All in all, Unspeakable tells the tedious tale of an unlikeable man. He thinks he is cleverer, funnier and nicer than he is. He dismisses all criticism of himself and his behaviour as being motivated by snobbery or bigotry. And he never fails to mention an instance when praise was lavished upon him.

Bercow clearly loves himself. Which is just as well, because it’s doubtful many others do.

Guy Birchall is a writer based in London.

Unspeakable: The Autobiography, by John Becow, is published by W&N. (Buy this book from Amazon(UK).)

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Comments

Forlorn Dream

15th March 2020 at 9:02 am

His wife had an affair with his cousin and he stayed with her. What a spineless weakling, did he beg her to stay? Maybe he offered to launder his cousins clothes while he was upstairs taking care of his wife?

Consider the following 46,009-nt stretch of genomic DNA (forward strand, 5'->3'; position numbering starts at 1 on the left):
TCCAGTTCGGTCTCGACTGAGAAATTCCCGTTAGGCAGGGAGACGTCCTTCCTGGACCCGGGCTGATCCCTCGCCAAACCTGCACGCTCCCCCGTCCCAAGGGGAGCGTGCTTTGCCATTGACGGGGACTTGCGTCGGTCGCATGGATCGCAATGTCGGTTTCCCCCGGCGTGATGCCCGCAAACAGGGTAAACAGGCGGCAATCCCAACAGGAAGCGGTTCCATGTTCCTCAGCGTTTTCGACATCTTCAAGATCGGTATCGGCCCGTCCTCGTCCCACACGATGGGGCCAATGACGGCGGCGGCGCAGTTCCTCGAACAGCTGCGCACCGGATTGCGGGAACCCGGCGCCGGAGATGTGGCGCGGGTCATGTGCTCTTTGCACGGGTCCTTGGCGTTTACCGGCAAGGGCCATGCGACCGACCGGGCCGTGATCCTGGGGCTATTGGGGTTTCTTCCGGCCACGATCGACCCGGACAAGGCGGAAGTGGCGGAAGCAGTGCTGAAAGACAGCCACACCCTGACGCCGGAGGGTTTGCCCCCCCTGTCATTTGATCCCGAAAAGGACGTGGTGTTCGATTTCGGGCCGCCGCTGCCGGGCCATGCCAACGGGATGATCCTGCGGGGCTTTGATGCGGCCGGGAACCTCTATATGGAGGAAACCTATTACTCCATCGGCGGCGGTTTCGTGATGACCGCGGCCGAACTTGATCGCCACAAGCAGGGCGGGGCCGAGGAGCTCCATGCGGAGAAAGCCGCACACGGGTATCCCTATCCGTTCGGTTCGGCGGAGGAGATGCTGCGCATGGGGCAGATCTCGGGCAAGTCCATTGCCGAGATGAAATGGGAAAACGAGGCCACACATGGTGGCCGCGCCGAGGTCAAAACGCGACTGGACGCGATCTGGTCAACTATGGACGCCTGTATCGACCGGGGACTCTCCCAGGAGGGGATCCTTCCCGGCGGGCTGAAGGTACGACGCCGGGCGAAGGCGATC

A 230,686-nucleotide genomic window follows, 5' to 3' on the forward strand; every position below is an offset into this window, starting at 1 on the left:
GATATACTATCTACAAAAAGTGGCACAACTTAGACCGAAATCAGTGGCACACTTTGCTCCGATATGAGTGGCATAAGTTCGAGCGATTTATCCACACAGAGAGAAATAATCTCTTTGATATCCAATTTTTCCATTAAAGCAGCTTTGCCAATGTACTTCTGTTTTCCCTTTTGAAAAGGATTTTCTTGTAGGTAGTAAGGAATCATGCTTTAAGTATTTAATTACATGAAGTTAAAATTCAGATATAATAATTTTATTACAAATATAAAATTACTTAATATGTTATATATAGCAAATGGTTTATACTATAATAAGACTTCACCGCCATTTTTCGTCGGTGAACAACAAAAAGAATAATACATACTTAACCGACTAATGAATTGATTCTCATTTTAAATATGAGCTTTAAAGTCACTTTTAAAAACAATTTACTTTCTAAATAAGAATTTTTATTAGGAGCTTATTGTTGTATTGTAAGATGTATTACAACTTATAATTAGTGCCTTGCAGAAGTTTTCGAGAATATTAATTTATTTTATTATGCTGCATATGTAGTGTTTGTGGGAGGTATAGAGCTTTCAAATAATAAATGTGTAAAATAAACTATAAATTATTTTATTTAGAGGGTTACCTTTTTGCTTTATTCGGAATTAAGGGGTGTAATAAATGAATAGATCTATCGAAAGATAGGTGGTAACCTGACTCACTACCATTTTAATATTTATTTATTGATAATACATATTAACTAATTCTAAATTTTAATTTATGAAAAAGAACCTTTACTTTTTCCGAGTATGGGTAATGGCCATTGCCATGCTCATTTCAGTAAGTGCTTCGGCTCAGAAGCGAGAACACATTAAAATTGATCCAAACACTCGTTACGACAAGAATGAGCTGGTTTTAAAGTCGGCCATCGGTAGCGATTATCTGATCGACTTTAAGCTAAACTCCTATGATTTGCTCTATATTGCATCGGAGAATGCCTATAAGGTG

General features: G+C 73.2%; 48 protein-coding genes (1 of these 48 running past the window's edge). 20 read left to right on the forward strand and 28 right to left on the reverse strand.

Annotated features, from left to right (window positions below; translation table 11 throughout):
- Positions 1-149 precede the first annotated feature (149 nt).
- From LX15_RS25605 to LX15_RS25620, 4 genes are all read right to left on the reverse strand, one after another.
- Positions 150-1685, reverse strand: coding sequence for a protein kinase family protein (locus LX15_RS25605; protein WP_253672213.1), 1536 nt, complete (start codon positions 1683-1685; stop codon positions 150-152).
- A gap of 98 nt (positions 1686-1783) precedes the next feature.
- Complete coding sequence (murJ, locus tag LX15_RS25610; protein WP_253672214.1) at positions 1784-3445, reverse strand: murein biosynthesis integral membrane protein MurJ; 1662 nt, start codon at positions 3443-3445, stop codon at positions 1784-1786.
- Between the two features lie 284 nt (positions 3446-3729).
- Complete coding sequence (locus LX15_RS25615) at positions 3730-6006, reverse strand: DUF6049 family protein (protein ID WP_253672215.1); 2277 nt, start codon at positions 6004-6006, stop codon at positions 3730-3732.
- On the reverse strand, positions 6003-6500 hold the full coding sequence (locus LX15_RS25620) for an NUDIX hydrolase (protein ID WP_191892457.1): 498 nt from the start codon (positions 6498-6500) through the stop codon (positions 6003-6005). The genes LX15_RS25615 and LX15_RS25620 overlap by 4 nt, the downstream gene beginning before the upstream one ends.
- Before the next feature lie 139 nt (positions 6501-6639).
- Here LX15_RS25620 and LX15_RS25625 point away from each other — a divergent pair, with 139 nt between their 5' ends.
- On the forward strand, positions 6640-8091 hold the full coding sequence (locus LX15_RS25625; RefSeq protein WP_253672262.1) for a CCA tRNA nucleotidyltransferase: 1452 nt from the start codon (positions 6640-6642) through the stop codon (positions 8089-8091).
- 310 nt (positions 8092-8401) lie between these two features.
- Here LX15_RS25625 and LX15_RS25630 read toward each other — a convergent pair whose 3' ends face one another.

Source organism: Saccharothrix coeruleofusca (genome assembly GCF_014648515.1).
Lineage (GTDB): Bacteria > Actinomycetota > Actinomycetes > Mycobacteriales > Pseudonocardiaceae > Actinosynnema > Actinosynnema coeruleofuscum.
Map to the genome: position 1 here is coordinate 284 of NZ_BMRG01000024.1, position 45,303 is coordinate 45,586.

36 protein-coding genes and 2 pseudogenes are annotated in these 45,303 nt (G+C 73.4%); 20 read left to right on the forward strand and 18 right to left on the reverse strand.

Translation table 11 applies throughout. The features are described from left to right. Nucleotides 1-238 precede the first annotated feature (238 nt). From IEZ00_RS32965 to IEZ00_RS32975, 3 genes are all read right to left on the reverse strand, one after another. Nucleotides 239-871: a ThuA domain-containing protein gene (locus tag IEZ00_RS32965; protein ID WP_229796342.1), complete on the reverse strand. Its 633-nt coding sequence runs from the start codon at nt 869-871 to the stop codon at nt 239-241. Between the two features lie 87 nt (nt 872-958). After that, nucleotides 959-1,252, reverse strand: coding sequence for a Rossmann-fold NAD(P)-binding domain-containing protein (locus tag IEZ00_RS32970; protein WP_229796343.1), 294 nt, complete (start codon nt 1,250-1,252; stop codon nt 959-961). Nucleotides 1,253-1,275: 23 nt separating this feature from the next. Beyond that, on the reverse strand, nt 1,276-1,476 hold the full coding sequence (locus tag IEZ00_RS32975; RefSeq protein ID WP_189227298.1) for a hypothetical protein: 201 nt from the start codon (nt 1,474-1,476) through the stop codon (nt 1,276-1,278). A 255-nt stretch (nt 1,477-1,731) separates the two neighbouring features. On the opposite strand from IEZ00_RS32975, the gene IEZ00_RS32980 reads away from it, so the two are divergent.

Peter Williams

9th March 2020 at 11:24 am

I am surprised at the ‘vitriol’ against John Bercow. He, like most speakers, is required to have a strong presence and hold ‘the rowdy hoards’ to account. Whatever one’s own views about ‘Proroguing’ surely one (certainly me) would want to believe the someone could ensure that parliament behaves according to rules / customs rather than acting in an arbitrary, on the hoof manner. I am not his greatest fan but equally wish to defend a speaker who maintained a degree of respect for in the order of 10 years. John Bercow as also the longest serving Speaker of the House since WWII.
I have no intention of reading his book – regardless of review.